As I have aged, it becomes more and more apparent to me that time is the one commodity that I can’t change. I can, however, make decisions about accepting more work, or not, as I weigh the risk/reward of working as opposed to having more free time.
And the further I get from the intensity of the corporate world, the more I appreciate the friendships I have developed throughout the years. Even though I have met folks in the business world who have ultimately become friends, it is not the business relationships that I remember – it is the friendships and the things that we have been through together.
Each Monday morning, I look forward to a weekly Zoom call that I have with two dear ministry partners. We have known each other and stayed together for more than twenty years – and each Monday we find things to talk about as we invest in one another and go through life together. And there is one of our board members for our ministry work that I have known almost 30 years. I was best man at his wedding, have prayed for him on the golf course and have called him my friend for most of those years. Friendships like these don’t just happen – they take work and attention to keep them as good as they can be. And my cousin here in the Indy area – we are an unlikely pairing, yet we pray for one another, have lunch together, have done ministry together and have the family bond in addition to everything else that binds us to one another.
As I have slowed down from my intense business career, I have reconnected with people who I never really thought would still be in my life after my corporate career ended. Yet these periodic cups of coffee and discussions of our shared ministry experiences continues to surprise me.
Throughout our life together, Janet has always been the one who has had many friendships. I, by contrast, spent most of my time working – trying to earn a living – and friendships weren’t that important to me in that season of my life. But now, I find myself looking forward for chances to reacquaint myself with folks who have shared some aspect of their life with me throughout the last four decades. Friendships seem to, each year, become more and more important to me – and I suspect that is how God designed it.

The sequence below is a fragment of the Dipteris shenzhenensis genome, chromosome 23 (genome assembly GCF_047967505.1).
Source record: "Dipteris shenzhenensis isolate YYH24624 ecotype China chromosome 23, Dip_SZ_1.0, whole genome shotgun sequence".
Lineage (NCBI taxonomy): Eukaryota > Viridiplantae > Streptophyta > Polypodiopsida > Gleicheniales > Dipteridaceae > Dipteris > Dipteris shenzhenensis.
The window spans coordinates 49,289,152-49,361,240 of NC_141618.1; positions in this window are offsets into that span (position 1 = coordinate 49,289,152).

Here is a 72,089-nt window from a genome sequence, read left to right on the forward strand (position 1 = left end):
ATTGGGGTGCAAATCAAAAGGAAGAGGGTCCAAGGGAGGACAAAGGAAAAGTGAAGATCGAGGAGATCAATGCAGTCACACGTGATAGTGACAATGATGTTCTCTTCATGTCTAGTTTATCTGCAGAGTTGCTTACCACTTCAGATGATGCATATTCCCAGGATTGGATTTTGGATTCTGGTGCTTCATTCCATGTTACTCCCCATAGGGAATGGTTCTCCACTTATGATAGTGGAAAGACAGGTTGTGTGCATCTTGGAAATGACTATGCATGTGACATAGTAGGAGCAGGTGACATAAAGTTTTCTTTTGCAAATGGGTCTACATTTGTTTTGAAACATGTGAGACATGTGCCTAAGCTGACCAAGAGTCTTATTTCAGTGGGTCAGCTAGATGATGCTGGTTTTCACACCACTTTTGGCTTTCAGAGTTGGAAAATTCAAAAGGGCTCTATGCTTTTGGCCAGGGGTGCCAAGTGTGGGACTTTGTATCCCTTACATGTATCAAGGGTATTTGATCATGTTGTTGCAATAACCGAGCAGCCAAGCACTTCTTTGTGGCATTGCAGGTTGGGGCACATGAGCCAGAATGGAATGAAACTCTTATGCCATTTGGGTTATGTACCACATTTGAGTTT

Tonight’s verse comes from the apostle John as he writes in the Gospel bearing his name. John quotes the words of Jesus as He speaks to His disciples. The point of the exchange is that Jesus is drawing his apostles closer to Him as He explains how He feels about them. We are told, in John 15:15-17, “I no longer call you servants, because a servant does not know his master’s business. Instead, I have called you friends, for everything that I learned from my Father I have made known to you. You did not choose me, but I chose you and appointed you to go and bear fruit—fruit that will last. Then the Father will give you whatever you ask in my name. This is my command: Love each other.”
Of course, the command to love one another is one of the most important things that Jesus teaches us. But I also realize that Jesus doesn’t just want to be our Master, or our God, our mentor, or some person that we pray to – He wants to also be our friend. And that means that we can be authentic with Jesus – baring our souls as we would with our best earthly friends – those people who share our deepest sorrows and our greatest joys. The ones who are so connected to you that it seems that they share your DNA – when you suffer, they suffer – when you rejoice, they rejoice… How can it get any better than that!
My encouragement this evening is that Jesus wants to be included in the list of people that you consider to be friends – and that is amazing. My prayer is that we will all invest in our friendship with our Lord and Savior, Jesus Himself. And if you want to know how to do that, just think about your earthly friends and know that the Lord of the universe loves you even more than the other friends that you enjoy… Have a great day in the Lord, grace and peace…